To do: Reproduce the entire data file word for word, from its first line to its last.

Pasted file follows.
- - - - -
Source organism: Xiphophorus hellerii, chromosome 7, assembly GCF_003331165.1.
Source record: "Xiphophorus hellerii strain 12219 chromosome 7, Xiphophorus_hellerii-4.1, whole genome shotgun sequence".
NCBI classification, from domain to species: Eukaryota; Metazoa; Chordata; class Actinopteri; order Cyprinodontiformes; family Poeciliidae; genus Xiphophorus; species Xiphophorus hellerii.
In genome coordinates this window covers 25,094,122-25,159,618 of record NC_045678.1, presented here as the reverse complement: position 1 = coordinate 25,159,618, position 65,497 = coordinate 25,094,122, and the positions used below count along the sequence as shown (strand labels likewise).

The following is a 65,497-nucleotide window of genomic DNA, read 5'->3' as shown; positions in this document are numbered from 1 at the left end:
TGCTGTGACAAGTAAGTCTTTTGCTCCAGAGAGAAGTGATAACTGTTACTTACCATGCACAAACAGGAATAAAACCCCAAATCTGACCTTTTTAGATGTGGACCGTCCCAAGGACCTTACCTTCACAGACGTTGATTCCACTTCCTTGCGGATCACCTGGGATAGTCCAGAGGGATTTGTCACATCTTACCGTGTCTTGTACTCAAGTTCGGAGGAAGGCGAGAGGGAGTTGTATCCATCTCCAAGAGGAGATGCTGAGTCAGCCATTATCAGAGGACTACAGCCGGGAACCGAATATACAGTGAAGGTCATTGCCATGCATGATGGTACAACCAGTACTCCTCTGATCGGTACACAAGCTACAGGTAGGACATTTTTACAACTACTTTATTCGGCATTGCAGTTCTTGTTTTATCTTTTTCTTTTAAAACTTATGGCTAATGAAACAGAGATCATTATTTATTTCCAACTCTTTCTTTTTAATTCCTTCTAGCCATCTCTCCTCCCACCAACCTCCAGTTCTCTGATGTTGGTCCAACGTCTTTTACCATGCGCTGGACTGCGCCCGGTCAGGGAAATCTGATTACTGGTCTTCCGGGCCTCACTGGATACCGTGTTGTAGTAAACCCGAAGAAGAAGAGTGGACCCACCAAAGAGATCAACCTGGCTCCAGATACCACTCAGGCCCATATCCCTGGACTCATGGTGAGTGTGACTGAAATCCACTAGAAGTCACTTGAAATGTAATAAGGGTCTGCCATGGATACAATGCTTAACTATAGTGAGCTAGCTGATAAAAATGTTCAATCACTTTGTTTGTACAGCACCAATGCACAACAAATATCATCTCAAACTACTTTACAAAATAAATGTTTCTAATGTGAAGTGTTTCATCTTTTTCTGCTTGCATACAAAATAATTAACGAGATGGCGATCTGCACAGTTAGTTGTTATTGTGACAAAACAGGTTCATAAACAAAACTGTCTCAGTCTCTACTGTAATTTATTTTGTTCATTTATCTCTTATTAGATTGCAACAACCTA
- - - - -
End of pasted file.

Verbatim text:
Source organism: Xiphophorus hellerii, chromosome 7, assembly GCF_003331165.1.
Source record: "Xiphophorus hellerii strain 12219 chromosome 7, Xiphophorus_hellerii-4.1, whole genome shotgun sequence".
NCBI classification, from domain to species: Eukaryota; Metazoa; Chordata; class Actinopteri; order Cyprinodontiformes; family Poeciliidae; genus Xiphophorus; species Xiphophorus hellerii.
In genome coordinates this window covers 25,094,122-25,159,618 of record NC_045678.1, presented here as the reverse complement: position 1 = coordinate 25,159,618, position 65,497 = coordinate 25,094,122, and the positions used below count along the sequence as shown (strand labels likewise).

The following is a 65,497-nucleotide window of genomic DNA, read 5'->3' as shown; positions in this document are numbered from 1 at the left end:
TGCTGTGACAAGTAAGTCTTTTGCTCCAGAGAGAAGTGATAACTGTTACTTACCATGCACAAACAGGAATAAAACCCCAAATCTGACCTTTTTAGATGTGGACCGTCCCAAGGACCTTACCTTCACAGACGTTGATTCCACTTCCTTGCGGATCACCTGGGATAGTCCAGAGGGATTTGTCACATCTTACCGTGTCTTGTACTCAAGTTCGGAGGAAGGCGAGAGGGAGTTGTATCCATCTCCAAGAGGAGATGCTGAGTCAGCCATTATCAGAGGACTACAGCCGGGAACCGAATATACAGTGAAGGTCATTGCCATGCATGATGGTACAACCAGTACTCCTCTGATCGGTACACAAGCTACAGGTAGGACATTTTTACAACTACTTTATTCGGCATTGCAGTTCTTGTTTTATCTTTTTCTTTTAAAACTTATGGCTAATGAAACAGAGATCATTATTTATTTCCAACTCTTTCTTTTTAATTCCTTCTAGCCATCTCTCCTCCCACCAACCTCCAGTTCTCTGATGTTGGTCCAACGTCTTTTACCATGCGCTGGACTGCGCCCGGTCAGGGAAATCTGATTACTGGTCTTCCGGGCCTCACTGGATACCGTGTTGTAGTAAACCCGAAGAAGAAGAGTGGACCCACCAAAGAGATCAACCTGGCTCCAGATACCACTCAGGCCCATATCCCTGGACTCATGGTGAGTGTGACTGAAATCCACTAGAAGTCACTTGAAATGTAATAAGGGTCTGCCATGGATACAATGCTTAACTATAGTGAGCTAGCTGATAAAAATGTTCAATCACTTTGTTTGTACAGCACCAATGCACAACAAATATCATCTCAAACTACTTTACAAAATAAATGTTTCTAATGTGAAGTGTTTCATCTTTTTCTGCTTGCATACAAAATAATTAACGAGATGGCGATCTGCACAGTTAGTTGTTATTGTGACAAAACAGGTTCATAAACAAAACTGTCTCAGTCTCTACTGTAATTTATTTTGTTCATTTATCTCTTATTAGATTGCAACAACCTA